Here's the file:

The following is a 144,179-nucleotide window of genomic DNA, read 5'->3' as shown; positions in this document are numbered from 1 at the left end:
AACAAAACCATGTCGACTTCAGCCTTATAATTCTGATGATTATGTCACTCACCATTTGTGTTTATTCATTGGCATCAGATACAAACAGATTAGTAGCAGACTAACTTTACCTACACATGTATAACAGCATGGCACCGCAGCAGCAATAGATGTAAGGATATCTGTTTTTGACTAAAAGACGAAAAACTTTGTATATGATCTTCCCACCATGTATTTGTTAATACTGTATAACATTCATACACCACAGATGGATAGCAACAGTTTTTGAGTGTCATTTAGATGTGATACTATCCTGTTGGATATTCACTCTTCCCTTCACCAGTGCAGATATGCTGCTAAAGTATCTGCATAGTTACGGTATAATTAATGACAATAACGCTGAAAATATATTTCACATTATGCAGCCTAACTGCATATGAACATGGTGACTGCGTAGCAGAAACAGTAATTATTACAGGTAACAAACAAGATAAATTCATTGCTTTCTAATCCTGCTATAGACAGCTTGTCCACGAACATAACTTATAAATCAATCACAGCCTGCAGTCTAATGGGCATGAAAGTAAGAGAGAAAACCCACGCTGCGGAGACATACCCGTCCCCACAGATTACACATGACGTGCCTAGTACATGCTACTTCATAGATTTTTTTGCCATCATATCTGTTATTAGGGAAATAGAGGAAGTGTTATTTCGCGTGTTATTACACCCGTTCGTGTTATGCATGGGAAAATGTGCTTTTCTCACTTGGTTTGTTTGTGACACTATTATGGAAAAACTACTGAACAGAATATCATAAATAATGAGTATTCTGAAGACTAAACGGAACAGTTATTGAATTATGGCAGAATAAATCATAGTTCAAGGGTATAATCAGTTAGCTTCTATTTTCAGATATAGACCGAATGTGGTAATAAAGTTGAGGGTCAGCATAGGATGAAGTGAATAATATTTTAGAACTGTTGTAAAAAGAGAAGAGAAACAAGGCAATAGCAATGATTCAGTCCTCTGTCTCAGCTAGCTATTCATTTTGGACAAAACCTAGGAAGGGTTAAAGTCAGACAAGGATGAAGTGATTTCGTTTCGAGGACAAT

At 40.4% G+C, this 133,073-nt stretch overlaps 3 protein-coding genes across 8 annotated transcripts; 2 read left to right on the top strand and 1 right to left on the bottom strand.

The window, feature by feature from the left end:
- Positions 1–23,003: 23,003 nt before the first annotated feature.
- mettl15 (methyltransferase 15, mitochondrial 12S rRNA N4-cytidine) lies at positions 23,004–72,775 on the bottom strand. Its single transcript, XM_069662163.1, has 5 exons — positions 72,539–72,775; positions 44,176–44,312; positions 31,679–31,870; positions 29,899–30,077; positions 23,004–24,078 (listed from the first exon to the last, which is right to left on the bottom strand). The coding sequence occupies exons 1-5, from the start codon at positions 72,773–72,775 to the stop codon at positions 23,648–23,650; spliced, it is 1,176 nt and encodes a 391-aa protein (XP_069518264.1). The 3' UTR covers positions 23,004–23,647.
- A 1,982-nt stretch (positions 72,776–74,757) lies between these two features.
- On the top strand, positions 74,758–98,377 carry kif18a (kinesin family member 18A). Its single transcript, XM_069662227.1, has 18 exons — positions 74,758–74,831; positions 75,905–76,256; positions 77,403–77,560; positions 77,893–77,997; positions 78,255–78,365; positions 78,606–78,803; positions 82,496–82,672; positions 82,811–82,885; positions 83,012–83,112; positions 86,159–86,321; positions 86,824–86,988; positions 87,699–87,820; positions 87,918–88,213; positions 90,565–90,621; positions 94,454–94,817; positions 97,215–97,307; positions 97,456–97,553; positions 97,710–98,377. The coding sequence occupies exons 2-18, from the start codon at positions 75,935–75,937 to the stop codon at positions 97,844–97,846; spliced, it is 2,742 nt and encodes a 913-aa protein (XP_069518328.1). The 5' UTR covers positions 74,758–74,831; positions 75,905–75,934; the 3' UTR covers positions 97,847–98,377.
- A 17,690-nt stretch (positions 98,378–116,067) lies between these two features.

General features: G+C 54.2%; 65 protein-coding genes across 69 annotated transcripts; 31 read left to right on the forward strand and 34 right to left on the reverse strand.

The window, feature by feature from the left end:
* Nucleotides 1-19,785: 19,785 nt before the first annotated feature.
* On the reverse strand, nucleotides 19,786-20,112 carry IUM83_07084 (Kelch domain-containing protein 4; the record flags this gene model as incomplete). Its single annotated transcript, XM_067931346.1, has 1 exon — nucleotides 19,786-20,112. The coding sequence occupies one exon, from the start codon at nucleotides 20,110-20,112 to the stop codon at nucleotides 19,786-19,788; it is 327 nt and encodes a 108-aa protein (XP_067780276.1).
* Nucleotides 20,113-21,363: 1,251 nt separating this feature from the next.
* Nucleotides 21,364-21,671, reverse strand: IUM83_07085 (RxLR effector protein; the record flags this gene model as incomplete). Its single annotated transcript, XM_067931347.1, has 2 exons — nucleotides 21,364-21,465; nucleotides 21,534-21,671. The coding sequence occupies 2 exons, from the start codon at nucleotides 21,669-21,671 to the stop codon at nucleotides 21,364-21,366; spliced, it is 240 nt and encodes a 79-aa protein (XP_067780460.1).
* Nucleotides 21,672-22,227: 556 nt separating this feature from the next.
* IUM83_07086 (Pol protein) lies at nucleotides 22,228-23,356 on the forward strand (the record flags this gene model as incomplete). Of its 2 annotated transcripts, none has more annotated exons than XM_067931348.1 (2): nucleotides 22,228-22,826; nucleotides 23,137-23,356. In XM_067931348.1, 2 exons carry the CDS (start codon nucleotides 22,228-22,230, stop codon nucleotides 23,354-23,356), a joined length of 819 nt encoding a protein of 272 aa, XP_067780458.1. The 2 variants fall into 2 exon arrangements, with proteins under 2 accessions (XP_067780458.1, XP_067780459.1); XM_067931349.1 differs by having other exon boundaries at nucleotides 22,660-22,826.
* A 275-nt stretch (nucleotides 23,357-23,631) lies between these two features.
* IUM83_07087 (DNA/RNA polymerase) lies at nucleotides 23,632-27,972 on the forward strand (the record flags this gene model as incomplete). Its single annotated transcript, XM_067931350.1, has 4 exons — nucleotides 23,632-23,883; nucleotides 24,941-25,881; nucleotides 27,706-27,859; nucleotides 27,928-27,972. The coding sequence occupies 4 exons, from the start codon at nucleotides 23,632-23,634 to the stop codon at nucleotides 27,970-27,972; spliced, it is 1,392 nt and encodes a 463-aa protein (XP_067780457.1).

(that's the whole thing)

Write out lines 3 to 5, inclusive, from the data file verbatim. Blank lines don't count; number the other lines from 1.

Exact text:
At 40.4% G+C, this 133,073-nt stretch overlaps 3 protein-coding genes across 8 annotated transcripts; 2 read left to right on the top strand and 1 right to left on the bottom strand.

The window, feature by feature from the left end:
- Positions 1–23,003: 23,003 nt before the first annotated feature.